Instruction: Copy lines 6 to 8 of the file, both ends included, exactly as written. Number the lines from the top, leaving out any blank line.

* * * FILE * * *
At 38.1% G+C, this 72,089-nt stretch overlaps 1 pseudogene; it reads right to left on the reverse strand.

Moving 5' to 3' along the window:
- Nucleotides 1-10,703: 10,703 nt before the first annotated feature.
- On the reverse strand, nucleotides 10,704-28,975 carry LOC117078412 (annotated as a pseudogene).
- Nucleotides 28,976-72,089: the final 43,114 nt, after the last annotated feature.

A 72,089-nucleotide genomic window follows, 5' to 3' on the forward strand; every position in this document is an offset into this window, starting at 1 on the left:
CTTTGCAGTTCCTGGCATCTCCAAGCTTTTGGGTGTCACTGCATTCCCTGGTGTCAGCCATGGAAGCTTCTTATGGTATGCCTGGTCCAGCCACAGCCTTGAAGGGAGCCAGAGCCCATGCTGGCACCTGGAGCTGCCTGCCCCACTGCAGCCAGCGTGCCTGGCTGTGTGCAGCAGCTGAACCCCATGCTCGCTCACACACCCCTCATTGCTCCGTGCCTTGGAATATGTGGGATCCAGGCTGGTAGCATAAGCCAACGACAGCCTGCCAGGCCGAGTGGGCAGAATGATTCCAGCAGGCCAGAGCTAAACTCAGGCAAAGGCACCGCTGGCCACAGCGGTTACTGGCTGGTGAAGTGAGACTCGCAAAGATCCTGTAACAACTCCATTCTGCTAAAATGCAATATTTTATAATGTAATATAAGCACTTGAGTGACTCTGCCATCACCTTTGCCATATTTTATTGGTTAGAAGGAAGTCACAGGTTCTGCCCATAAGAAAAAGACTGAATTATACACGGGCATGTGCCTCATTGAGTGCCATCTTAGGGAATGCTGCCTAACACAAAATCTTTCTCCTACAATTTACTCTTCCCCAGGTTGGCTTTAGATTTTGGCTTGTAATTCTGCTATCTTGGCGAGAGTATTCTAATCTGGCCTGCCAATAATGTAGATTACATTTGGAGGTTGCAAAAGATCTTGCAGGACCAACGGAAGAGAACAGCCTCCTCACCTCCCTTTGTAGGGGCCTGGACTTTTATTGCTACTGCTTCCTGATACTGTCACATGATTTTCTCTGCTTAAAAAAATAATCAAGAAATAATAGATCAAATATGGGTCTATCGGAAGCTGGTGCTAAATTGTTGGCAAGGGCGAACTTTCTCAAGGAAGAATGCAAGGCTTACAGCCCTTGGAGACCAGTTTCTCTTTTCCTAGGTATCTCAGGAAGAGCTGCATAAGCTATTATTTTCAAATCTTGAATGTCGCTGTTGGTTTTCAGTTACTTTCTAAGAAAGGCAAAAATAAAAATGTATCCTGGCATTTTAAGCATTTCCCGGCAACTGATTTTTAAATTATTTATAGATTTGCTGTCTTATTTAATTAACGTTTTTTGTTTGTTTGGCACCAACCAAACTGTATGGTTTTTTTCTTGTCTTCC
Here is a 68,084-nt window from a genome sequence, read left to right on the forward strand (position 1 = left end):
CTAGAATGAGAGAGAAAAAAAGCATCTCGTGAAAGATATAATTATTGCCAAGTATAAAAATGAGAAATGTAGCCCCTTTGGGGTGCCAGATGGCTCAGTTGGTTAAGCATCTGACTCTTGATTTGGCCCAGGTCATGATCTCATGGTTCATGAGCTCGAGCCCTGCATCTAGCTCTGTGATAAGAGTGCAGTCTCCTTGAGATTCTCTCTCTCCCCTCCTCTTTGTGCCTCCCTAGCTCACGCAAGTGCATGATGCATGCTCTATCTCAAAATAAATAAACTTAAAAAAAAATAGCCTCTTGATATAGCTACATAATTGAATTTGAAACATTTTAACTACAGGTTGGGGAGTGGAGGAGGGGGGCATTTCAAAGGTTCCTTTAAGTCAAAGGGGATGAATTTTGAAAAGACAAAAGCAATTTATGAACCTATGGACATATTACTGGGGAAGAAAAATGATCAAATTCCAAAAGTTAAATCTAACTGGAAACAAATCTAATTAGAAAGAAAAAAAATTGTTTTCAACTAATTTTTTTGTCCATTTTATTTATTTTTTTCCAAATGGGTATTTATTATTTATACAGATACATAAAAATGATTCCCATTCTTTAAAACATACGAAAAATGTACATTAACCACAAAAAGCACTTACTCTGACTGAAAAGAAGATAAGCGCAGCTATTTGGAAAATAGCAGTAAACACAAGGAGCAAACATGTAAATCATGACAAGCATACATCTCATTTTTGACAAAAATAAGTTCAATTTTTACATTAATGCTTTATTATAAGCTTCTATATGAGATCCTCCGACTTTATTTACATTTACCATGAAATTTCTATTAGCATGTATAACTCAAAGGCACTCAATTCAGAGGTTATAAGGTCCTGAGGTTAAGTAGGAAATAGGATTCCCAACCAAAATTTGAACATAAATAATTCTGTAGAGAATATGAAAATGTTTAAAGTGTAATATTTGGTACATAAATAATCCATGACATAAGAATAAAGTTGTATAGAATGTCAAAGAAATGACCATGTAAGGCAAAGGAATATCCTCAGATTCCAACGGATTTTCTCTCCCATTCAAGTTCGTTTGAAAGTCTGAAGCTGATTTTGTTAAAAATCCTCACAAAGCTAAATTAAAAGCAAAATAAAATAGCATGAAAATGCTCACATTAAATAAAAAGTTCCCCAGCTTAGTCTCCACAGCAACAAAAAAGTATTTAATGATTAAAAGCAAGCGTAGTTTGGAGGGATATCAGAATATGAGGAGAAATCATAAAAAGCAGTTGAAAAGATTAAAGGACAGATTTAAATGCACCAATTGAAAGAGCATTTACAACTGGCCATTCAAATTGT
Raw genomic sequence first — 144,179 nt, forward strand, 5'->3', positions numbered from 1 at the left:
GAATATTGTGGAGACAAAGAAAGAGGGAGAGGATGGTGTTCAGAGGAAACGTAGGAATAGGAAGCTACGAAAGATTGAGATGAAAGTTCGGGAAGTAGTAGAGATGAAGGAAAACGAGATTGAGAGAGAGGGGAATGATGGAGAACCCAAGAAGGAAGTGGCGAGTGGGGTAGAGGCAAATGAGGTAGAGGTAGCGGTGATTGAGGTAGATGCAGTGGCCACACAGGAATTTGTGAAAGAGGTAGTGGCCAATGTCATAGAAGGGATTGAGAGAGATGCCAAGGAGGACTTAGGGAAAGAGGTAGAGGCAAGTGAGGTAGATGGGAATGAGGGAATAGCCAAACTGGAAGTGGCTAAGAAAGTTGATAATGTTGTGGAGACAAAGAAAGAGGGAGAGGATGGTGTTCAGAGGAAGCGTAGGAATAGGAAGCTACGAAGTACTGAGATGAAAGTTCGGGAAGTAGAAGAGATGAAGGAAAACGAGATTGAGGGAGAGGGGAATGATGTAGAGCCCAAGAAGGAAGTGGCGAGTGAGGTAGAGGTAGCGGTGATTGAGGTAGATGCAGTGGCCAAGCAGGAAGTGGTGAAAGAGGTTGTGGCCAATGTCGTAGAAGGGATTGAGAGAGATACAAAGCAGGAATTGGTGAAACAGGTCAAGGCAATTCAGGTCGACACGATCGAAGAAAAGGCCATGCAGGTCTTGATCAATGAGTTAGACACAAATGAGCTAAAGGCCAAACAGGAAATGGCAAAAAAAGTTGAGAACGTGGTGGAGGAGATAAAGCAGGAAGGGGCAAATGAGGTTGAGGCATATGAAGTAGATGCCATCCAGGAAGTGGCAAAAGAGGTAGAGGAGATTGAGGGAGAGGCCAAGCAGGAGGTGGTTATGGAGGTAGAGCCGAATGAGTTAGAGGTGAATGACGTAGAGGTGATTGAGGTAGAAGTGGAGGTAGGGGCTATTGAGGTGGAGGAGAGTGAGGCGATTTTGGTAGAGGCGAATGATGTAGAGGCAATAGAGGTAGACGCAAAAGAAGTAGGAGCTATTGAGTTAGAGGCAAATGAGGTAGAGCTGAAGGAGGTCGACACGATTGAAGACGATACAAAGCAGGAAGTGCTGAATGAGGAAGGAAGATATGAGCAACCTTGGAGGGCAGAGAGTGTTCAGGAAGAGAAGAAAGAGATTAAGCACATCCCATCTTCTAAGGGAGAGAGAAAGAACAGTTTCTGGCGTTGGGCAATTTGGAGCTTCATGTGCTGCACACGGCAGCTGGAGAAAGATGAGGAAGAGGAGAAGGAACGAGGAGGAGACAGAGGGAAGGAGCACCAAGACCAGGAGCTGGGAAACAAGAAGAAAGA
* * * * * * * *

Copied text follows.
A 72,089-nucleotide genomic window follows, 5' to 3' on the forward strand; every position in this document is an offset into this window, starting at 1 on the left:
CTTTGCAGTTCCTGGCATCTCCAAGCTTTTGGGTGTCACTGCATTCCCTGGTGTCAGCCATGGAAGCTTCTTATGGTATGCCTGGTCCAGCCACAGCCTTGAAGGGAGCCAGAGCCCATGCTGGCACCTGGAGCTGCCTGCCCCACTGCAGCCAGCGTGCCTGGCTGTGTGCAGCAGCTGAACCCCATGCTCGCTCACACACCCCTCATTGCTCCGTGCCTTGGAATATGTGGGATCCAGGCTGGTAGCATAAGCCAACGACAGCCTGCCAGGCCGAGTGGGCAGAATGATTCCAGCAGGCCAGAGCTAAACTCAGGCAAAGGCACCGCTGGCCACAGCGGTTACTGGCTGGTGAAGTGAGACTCGCAAAGATCCTGTAACAACTCCATTCTGCTAAAATGCAATATTTTATAATGTAATATAAGCACTTGAGTGACTCTGCCATCACCTTTGCCATATTTTATTGGTTAGAAGGAAGTCACAGGTTCTGCCCATAAGAAAAAGACTGAATTATACACGGGCATGTGCCTCATTGAGTGCCATCTTAGGGAATGCTGCCTAACACAAAATCTTTCTCCTACAATTTACTCTTCCCCAGGTTGGCTTTAGATTTTGGCTTGTAATTCTGCTATCTTGGCGAGAGTATTCTAATCTGGCCTGCCAATAATGTAGATTACATTTGGAGGTTGCAAAAGATCTTGCAGGACCAACGGAAGAGAACAGCCTCCTCACCTCCCTTTGTAGGGGCCTGGACTTTTATTGCTACTGCTTCCTGATACTGTCACATGATTTTCTCTGCTTAAAAAAATAATCAAGAAATAATAGATCAAATATGGGTCTATCGGAAGCTGGTGCTAAATTGTTGGCAAGGGCGAACTTTCTCAAGGAAGAATGCAAGGCTTACAGCCCTTGGAGACCAGTTTCTCTTTTCCTAGGTATCTCAGGAAGAGCTGCATAAGCTATTATTTTCAAATCTTGAATGTCGCTGTTGGTTTTCAGTTACTTTCTAAGAAAGGCAAAAATAAAAATGTATCCTGGCATTTTAAGCATTTCCCGGCAACTGATTTTTAAATTATTTATAGATTTGCTGTCTTATTTAATTAACGTTTTTTGTTTGTTTGGCACCAACCAAACTGTATGGTTTTTTTCTTGTCTTCC
Here is a 68,084-nt window from a genome sequence, read left to right on the forward strand (position 1 = left end):